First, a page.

On the magnitude and sensitivity of the QBO response to a tropical volcanic eruption
Abstract. Volcanic eruptions that inject sulphur dioxide into the stratosphere have the potential to alter large-scale circulation patterns, such as the quasi-biennial oscillation (QBO), which can affect weather and transport of chemical species. Here, we conduct simulations of tropical volcanic eruptions using the UM-UKCA aerosol-climate model with an explicit representation of the QBO. Eruptions emitting 60 Tg of SO2 (i.e., 1815 Mt. Tambora-magnitude) and 15 Tg of SO2 (i.e., 1991 Mt. Pinatubo-magnitude) were simulated at the equator initiated during two different QBO states. We show that tropical eruptions delay the progression of the QBO phases, with the magnitude of the delay dependent on the initial wind shear in the lower stratosphere and a much longer delay when the shear is easterly than when it is westerly. The QBO response in our model is driven by vertical advection of momentum by the stronger tropical upwelling caused by heating due to the increased volcanic sulfate aerosol loading. Direct aerosol-induced warming with subsequent thermal wind adjustment, as proposed by previous studies, is found to only play a secondary role. This interpretation of the response is supported by comparison with a simple dynamical model. The dependence of the magnitude of the response on the initial QBO state results from differences in the QBO secondary circulation. In the easterly shear zone of the QBO, the vertical component of the secondary circulation is upward and reinforces the anomalous upwelling driven by volcanic aerosol heating, whereas in the westerly shear zone the vertical component is downward and opposes the aerosol-induced upwelling. We also find a change to the latitudinal structure of the QBO, with the westerly phase of the QBO strengthening in the hemisphere with the lowest sulfate aerosol burden. Overall, our study suggests that tropical eruptions of Pinatubo-magnitude or larger could force changes to the progression of the QBO, with particularly disruptive outcomes for the QBO if the eruption occurs during the easterly QBO shear.
Flossie Brown et al.
Status: final response (author comments only)
- RC1: 'Comment on egusphere-2022-1096', Daniele Visioni, 19 Dec 2022
- RC2: 'Comment on egusphere-2022-1096', Anonymous Referee #2, 15 Feb 2023
Flossie Brown et al.
Flossie Brown et al.
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Review of “On the magnitude and sensitivity of the QBO response to a tropical volcanic eruption” by Brown et al.
This study uses the UM-UKCA model to investigate the response of the QBO to tropical eruptions. They then try to give a mechanistic explanation through the use of a common 2D dynamical model, which is nicely described in Section 2.4.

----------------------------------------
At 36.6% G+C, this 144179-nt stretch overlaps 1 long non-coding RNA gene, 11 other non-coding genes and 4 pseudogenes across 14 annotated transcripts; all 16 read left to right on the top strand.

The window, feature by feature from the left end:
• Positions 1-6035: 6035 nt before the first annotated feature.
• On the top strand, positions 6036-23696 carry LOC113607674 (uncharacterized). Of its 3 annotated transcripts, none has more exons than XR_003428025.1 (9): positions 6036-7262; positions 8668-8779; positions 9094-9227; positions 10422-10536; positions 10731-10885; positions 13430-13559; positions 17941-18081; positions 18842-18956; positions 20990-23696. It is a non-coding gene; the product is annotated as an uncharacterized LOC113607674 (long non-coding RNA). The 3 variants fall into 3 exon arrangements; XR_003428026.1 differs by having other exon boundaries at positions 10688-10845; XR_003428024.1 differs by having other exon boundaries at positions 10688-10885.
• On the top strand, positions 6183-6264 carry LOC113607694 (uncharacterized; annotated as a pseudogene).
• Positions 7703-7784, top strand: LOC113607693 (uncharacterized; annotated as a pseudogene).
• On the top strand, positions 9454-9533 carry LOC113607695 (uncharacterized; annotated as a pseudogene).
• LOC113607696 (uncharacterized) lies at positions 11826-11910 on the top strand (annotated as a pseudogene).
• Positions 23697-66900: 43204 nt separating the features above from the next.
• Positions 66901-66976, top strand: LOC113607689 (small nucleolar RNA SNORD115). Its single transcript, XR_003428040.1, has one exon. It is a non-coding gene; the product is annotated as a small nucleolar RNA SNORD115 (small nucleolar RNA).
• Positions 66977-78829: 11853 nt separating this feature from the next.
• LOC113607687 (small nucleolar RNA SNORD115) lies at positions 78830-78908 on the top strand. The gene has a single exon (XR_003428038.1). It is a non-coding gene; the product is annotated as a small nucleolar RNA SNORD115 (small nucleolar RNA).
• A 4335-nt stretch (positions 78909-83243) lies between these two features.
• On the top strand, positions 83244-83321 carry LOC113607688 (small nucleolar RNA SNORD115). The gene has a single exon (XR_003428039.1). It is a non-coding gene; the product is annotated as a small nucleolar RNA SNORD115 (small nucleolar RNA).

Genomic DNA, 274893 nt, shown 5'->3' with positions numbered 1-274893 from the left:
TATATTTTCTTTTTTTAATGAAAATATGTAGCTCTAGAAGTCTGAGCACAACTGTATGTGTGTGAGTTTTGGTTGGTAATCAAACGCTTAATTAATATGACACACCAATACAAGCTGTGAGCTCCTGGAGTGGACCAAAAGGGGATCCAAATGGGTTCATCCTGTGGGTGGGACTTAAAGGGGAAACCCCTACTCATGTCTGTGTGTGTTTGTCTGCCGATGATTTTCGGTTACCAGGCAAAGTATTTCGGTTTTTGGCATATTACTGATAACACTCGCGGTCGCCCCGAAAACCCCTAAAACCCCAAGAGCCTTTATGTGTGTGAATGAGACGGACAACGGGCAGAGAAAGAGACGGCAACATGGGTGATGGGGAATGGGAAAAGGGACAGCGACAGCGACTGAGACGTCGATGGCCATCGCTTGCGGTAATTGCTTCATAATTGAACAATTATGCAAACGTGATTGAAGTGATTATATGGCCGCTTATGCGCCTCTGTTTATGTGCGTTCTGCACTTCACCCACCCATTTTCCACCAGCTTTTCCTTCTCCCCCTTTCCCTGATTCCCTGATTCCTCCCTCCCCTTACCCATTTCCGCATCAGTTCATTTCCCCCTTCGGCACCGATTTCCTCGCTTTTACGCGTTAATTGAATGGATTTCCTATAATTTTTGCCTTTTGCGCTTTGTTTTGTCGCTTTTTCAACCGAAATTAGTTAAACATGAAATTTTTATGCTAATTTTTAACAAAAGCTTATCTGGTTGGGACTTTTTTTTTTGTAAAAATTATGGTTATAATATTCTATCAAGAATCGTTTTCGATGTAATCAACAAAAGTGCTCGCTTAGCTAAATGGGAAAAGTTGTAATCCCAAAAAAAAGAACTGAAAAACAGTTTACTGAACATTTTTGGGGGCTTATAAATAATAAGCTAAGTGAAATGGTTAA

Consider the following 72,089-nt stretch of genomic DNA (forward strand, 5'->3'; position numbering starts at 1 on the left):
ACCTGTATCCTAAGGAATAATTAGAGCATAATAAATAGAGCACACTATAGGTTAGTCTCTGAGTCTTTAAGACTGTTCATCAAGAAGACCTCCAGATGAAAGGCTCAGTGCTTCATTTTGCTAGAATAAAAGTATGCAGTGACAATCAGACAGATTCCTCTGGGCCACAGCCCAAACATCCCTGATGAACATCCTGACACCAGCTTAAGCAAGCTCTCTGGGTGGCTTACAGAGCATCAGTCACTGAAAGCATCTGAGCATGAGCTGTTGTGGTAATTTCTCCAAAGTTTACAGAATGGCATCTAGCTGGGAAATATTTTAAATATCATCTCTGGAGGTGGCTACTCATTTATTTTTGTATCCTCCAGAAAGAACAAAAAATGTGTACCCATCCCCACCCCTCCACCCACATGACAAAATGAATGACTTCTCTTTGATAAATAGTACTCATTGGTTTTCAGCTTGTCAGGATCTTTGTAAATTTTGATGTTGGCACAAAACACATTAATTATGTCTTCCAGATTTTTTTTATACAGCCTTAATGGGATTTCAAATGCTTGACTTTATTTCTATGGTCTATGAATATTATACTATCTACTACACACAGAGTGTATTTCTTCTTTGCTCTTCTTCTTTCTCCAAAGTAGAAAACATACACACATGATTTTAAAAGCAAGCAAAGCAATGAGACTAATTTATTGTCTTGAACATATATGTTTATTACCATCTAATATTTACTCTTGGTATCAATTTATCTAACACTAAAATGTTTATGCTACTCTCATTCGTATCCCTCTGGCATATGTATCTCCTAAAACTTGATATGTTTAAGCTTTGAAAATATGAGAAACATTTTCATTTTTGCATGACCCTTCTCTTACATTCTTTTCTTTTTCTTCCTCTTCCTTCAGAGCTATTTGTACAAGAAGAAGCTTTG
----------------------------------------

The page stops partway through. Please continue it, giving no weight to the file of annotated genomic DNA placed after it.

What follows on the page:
The paper does a good job at framing the issue overall (clarity over their definition of the QBO phase and state is greatly appreciated!), although they could include in their initial discussion some more recent studies (some done with their same model) of Pinatubo, for instance. The paper is well written and the results are explained clearly. I have just a few suggestions for improvement here and there, mainly about contextualizing this work a bit better, but other than that, the paper is in a really good shape and will make a good contribution to the literature.
L 68: “Sulfate geoengineering is, in effect, equivalent to a sustained volcanic eruption, although somewhat different to a short-lived, explosive eruption” A bit of a convoluted phrase. “somewhat different” – how?
L 108: Also se Pitari et al. (2016) which discusses this exact issue in the context of the four main volcanic eruptions.
L 130: “Inacted”?
S2.2 Interested here as to why the authors don’t reference or compare their results with those from Dhomse et al. (2020)? It seems like the model is the same, maybe a slightly different version, however the amount of SO2 is different, and Dhomse found a better agreement for lower injections of SO2. Their simulations are also AMIP-style. This needs to be discussed (and perhaps, if the models’ versions are compatible, one could look at those already available simulations which are part of ISA-MIP and compare the QBO response…). In terms of the location of the injection (in altitude), the authors can also refer to the range explored in the ISA-MIP experiments (Quaglia et al., 2022) – at least acknowledging that different altitudes of injection produce different clouds with, potentially, different QBO effects.